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Conservation Commission OKs withdrawal of 188-190 Fruit Street application

by | Nov 15, 2023 | Featured: News, News

The Conservation Commission at its meeting Tuesday night closed out an ongoing case on an application for two single-family homes at 188-190 Fruit Street that was later reduced to one home and eventually withdrawn completely because of challenging topography.

The original scope of this project was for single-family homes to be built at 188 and 190 Fruit Street. The Planning Board and the Conservation Commission each expressed concerns about the grading of the land, poor soil quality and the amount of land disturbance the development of two homes would cause.

In response, the developers came back with a proposal for one home on the 188 Fruit Street lot. At the Oct. 10 Conservation Commission meeting, board members said they would be more amenable to a proposal that would put the house on both lots and further away from wetlands.

The commission voted to issue orders of conditions as a denial under the local bylaw but approved it under the Wetlands Protection Act.

The applicant, Rebel Hill, LLC, requested a reconsideration under the local bylaw at the Oct. 10 meeting, noted Conservation Administrator Kim Ciaramicoli. The applicant on Oct. 16 requested to withdraw that request.

Also on Oct. 16, the applicant contacted the Planning Board to withdraw its request for stormwater management and earth removal permits for its revised plans for 188 Fruit Street. The request was approved 5-0. Because the application was withdrawn without prejudice from the Planning Board, the same application can be resubmitted there within two years.

Ciaramicoli said that the application cannot be withdrawn from the Conservation Commission in this manner.

Said Ciaramicoli: “It is my understanding that the commission cannot grant a withdrawal specifically without prejudice because the commission voted to issue a denial already on Sept. 15, 2023.”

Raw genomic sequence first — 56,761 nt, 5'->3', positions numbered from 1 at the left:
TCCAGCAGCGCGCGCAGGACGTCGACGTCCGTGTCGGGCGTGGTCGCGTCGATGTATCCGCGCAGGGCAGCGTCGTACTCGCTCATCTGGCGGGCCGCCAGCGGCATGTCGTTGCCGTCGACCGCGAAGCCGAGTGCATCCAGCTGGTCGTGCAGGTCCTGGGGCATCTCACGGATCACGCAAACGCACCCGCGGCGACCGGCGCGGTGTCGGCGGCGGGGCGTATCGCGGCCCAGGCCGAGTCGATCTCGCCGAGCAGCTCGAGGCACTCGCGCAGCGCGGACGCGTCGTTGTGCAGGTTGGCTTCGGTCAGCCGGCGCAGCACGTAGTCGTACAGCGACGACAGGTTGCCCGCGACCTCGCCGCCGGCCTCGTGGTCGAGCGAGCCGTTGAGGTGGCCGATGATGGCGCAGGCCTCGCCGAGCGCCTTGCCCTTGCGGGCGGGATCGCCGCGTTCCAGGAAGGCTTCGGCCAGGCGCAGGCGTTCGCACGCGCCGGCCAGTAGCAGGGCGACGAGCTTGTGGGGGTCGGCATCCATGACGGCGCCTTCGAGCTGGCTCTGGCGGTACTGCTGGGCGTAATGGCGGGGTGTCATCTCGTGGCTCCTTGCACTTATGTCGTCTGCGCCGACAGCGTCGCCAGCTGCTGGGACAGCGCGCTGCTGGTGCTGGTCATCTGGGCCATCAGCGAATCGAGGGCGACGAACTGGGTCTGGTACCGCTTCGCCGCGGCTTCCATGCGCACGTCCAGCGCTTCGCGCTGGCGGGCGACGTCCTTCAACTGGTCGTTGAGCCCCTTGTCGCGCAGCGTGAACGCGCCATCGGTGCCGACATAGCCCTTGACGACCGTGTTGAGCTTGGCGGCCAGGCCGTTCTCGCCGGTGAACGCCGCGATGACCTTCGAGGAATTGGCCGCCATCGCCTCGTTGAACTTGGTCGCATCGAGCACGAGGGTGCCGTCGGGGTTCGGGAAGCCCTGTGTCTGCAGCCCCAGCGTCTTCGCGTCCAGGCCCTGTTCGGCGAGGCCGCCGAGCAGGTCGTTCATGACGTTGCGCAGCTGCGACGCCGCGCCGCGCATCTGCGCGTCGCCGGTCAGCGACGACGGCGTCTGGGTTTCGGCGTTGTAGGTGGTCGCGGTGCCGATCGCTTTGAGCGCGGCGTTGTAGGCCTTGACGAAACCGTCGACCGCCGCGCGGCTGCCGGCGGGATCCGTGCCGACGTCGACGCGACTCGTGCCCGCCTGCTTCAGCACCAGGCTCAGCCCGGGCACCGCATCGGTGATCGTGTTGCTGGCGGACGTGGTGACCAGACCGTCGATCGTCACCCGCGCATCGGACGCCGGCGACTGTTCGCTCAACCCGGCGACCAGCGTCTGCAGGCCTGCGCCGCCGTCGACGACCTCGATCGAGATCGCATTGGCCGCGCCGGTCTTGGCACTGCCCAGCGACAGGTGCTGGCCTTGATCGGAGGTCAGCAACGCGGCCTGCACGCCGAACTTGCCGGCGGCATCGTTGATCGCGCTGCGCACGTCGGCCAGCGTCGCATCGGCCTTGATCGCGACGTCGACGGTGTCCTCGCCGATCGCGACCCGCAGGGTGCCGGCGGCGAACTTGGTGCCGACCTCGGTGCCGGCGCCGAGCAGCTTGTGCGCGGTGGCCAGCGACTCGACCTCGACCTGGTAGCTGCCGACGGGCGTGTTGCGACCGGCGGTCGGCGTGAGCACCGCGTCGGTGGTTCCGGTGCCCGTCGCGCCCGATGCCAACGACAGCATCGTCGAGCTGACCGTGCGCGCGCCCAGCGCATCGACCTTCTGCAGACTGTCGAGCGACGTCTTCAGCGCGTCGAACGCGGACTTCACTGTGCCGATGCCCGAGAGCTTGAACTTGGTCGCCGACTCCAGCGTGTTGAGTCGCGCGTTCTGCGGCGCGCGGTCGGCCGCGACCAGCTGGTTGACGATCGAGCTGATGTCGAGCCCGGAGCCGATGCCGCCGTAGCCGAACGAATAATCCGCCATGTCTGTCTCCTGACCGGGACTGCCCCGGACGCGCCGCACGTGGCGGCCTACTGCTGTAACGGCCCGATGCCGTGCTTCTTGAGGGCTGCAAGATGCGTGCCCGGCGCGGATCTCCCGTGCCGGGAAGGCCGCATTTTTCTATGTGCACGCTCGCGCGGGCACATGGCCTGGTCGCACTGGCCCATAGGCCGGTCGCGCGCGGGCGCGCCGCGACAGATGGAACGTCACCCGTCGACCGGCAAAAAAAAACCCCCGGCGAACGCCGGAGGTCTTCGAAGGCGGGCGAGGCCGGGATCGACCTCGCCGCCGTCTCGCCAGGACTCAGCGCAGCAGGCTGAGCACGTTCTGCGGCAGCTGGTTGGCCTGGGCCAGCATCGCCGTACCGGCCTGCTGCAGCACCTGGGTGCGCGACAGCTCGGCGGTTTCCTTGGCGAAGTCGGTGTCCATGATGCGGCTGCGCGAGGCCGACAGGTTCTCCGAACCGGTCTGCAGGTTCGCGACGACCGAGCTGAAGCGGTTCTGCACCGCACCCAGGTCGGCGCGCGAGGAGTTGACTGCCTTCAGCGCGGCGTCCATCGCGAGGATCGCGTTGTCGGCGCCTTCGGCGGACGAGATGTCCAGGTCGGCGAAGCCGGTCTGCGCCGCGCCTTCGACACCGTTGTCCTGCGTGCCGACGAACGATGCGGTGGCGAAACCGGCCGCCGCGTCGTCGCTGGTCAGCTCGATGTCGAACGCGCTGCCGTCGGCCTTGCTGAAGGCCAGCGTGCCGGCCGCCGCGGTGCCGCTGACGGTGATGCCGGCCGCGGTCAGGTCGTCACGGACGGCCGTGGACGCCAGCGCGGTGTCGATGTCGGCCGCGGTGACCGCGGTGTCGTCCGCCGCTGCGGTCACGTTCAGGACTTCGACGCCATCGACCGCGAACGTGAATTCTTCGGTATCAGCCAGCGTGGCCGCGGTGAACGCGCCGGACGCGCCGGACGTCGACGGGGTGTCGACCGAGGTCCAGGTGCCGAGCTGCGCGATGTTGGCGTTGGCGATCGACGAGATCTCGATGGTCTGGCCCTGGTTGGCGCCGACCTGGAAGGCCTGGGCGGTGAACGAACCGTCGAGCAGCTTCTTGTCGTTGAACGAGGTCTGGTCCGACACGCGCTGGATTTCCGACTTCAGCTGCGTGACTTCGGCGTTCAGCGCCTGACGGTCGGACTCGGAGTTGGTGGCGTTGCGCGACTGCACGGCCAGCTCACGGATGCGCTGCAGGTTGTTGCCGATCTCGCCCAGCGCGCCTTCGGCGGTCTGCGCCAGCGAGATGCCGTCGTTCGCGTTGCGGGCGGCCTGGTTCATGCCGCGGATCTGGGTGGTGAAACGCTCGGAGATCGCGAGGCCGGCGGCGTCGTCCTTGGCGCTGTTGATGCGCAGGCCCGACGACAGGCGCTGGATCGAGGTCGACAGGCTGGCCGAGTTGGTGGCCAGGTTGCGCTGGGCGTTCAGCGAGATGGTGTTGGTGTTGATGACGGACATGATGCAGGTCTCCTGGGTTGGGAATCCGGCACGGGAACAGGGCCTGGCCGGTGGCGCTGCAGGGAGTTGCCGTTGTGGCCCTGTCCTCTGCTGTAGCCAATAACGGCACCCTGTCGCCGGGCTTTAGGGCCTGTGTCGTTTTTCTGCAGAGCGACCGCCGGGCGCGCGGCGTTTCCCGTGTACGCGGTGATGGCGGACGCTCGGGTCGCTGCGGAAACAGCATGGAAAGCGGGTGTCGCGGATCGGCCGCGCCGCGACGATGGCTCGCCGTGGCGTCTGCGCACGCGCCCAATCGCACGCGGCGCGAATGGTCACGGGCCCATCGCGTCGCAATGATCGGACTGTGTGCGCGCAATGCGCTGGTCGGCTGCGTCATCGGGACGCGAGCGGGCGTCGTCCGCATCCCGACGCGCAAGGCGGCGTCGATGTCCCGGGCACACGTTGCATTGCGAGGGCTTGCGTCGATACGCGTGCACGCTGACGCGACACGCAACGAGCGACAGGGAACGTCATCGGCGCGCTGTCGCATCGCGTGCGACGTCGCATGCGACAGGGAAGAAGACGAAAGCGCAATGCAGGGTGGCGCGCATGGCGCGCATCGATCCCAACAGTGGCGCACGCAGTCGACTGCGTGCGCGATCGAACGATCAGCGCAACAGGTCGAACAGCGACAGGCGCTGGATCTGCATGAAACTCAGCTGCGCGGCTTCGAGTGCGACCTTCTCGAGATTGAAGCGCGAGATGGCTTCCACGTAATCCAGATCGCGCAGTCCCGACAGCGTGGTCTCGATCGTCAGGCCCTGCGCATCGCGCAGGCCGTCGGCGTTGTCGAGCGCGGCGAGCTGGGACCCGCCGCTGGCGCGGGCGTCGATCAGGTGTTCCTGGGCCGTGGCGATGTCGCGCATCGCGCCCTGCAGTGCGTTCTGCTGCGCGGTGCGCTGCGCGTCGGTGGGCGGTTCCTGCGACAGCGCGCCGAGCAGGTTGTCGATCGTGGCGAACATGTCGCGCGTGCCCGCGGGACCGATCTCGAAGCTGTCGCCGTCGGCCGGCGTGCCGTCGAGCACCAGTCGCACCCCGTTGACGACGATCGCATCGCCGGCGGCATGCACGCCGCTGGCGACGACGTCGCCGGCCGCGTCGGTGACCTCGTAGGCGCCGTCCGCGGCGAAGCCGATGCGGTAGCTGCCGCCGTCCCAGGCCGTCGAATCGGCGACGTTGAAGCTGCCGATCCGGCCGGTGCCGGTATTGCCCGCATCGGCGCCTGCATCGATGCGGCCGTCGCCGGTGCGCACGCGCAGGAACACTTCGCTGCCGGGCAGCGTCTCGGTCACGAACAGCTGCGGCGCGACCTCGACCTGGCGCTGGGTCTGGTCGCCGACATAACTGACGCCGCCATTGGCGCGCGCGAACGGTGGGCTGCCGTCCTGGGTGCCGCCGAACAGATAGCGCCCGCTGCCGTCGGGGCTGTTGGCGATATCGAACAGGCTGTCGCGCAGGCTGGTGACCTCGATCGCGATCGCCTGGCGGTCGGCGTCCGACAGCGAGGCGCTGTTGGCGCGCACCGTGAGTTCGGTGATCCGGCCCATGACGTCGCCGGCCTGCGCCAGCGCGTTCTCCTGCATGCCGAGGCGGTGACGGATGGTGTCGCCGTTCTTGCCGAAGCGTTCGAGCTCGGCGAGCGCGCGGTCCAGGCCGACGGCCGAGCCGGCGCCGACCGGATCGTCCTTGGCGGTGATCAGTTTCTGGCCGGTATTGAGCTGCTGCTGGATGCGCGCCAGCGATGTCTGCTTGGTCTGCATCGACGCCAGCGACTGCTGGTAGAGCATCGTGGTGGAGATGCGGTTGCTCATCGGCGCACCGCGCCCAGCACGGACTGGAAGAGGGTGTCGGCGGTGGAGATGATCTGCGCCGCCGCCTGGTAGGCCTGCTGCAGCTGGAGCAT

She recommended “to close this loop” that the commission accept the request for the withdrawal of the request for reconsideration, and that the commission finalize the denial order of conditions under the bylaw.

“I cannot think of a more confusing situation,” said Ciaramicoli.

Member Janine LeBlanc asked if the withdrawal pertained only to the 188-190 Fruit Street application or the revised version for one home at 188 Fruit Street. Ciaramicoli replied that it applied to both.

The language Ciaramicoli proposed was reiterated by chair Jeff Barnes. LeBlanc made the motion, which was seconded by member Ed Harrow. It was approved 6-0-1. New member Matthew Moyen abstained because he was not a member during the entire history of the case.

Notice of intent approved for last home in subdivision off Blueberry Lane

Ted Merchant represented the applicant, Toll Brothers, for the Elmwood Farms III subdivision off Blueberry Lane, which was modified. Matt Ashley represented Bohler Engineering and presented the reconfigured plan to the commission for a single-family home at 11 Fitch Avenue.

The original Blueberry Lane subdivision was constructed in the late 1980s and early 1990s. Toll Brothers purchased the remaining lots, which are surrounded by proposed roads Fitch Avenue and Myrtle Avenue and the formerly proposed Adams Street. The plan was endorsed earlier this month by the Planning Board to combine Adams Street with the surrounding lots “so that it’s no longer a paper road.”

At the commission’s request, the proposed home was moved back to the setback line and further away from the buffer zone. This reduced the buffer zone disturbance zone from 1,800 to 900 feet.

Member Ted Barker-Hook “wanted to triple confirm” with Ashley that this is the smallest house in the subdivision and that, other than moving the home over, the plan remained the same. Ashley agreed.

The commission approved the notice of intent unanimously.

“I want to thank you and Toll Brothers on behalf of the commission and the town for … stepping up and improving the stormwater upgrades at the property and for minimizing buffer zone impacts for the additional lots,” Barnes said.

Hopkinton Square violation discussed

Barnes explained the nature of the violation at 22 South Street and 167 West Main Street at the Hopkinton Square shopping plaza, noting that landscapers “got a little ambitious with landscaping they did in the buffer zone.” He also mentioned the litter there.

On Oct. 18, Ciaramicoli said a Conservation Commission member “reported observations of mowing” within the buffer zone restoration area. The next day, Ciaramicoli visited the site and noted “substantial removal” of much of the herbaceous and shrub area, although there was some “purposeful leaving” of some shrubs. She contacted landowner Chuck Joseph to discuss the issue, and he told her that most of what was removed was sumac.

Ciaramicoli noted that there is language in the order of conditions that allows for maintenance in the buffer zone area, specifically for vines, the cutting of dead and dying trees, tree thinning and invasive species management. But she stressed that this type of clearing also took place in 2022, and a letter was issued at that time.

Since some permanent immovable barriers were installed since Ciaramicoli’s visit, Barnes said that a violation would not be issued but that the commission will monitor the situation. A memo will be issued to the landowner.

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